Off-campus WSU users: To download campus access dissertations, please use the following link to log into our proxy server with your WSU access ID and password, then click the "Off-campus Download" button below.

Non-WSU users: Please talk to your librarian about requesting this dissertation through interlibrary loan.

Access Type

WSU Access

Date of Award

1-1-2010

Degree Type

Dissertation

Degree Name

Ph.D.

Department

Immunology and Microbiology

First Advisor

MAIRI C. NOVERR

Abstract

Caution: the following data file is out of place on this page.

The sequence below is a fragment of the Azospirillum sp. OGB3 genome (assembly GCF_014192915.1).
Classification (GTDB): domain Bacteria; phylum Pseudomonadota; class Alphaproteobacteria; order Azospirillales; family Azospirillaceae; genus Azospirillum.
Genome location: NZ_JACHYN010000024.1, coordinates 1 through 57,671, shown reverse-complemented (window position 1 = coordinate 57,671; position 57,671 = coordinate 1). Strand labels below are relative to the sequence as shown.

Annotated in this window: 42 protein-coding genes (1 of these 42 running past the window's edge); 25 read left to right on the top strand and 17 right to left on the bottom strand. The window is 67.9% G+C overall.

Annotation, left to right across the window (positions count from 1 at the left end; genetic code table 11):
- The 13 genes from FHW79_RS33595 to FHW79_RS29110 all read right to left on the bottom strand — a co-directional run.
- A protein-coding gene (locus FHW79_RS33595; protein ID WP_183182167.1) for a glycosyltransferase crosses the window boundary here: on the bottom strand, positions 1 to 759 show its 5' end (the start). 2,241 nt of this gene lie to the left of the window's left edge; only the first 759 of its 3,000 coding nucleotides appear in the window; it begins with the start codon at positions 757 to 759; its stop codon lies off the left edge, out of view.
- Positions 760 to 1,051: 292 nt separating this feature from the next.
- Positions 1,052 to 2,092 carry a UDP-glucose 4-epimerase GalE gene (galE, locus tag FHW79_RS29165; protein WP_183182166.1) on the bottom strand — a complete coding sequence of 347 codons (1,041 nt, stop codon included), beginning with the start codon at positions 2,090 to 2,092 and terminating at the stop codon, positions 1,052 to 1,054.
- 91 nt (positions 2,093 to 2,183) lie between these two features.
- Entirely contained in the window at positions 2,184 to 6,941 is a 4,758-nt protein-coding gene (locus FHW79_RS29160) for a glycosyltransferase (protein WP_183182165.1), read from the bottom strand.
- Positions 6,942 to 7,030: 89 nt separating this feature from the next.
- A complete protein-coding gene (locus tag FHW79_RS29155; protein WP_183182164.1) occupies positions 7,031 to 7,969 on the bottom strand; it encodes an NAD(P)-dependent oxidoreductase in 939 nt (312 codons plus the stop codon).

Candida albicans, an opportunistic fungal pathogen, poses a significant clinical threat to immunocompromised patients. Diseases associated with this fungus ranges from superficial mucosal infection to life-threatening systemic candidiasis. The mechanisms by which Candida persists at mucosal surfaces in the face of an adaptive response are unclear. Candida produces immunomodulatory oxylipins that cross-react functionally with host eicosanoids, which are considered to play important role in regulating innate and adaptive immune responses. Our objective was to characterize the role of prostaglandins produced by the host and this fungus during host pathogen interactions, both in vitro with dendritic cells (DCs) and macrophages, and in vivo during pathogenesis. At early time point, there was upregulation of Th2 cytokines IL-4, IL-10, and IL-13 by both plasmacytoid and myeloid DCs in the presence of hyphae and PGE2. At later time points, fungal or host PGE2 treatment resulted in decreased Th1 cytokine production (IL-12 and IL-6) and slightly increased Th2 cytokine production (IL-4). DC vaccination experiments demonstrated that yeast pulsed DCs imparted protection, which was abrogated with exposure to host or fungal PGE2. Non-protective responses were associated with Th2 cytokine production, and at later stages, exacerbated Th17 responses accompanied by uncontrolled fungal growth. Ours is the first study to report presence of Th17 cytokines in the mice kidneys during systemic candidiasis and its associated lack of protection. We also demonstrated that during the interaction of C. albicans with the macrophages, PGE2 and PGEx decreased phagocytosis and increased intracellular survival. We also investigated the effects of eicosanoid inhibitors during mucosal and systemic infection models. During experimental C. albicans vaginitis, treatment with inhibitors locally resulted in decreased fungal burden and PGE2 levels. Similar results were observed during systemic infection, which correlated with restoration of Th1 cytokines. These studies suggested that balanced manipulation with eicosanoid production can work without suppressing inflammatory response and inhibit fungal growth at same time. This could provide newer avenues for developing novel pharmacological intervention strategies to treat C. albicans infections.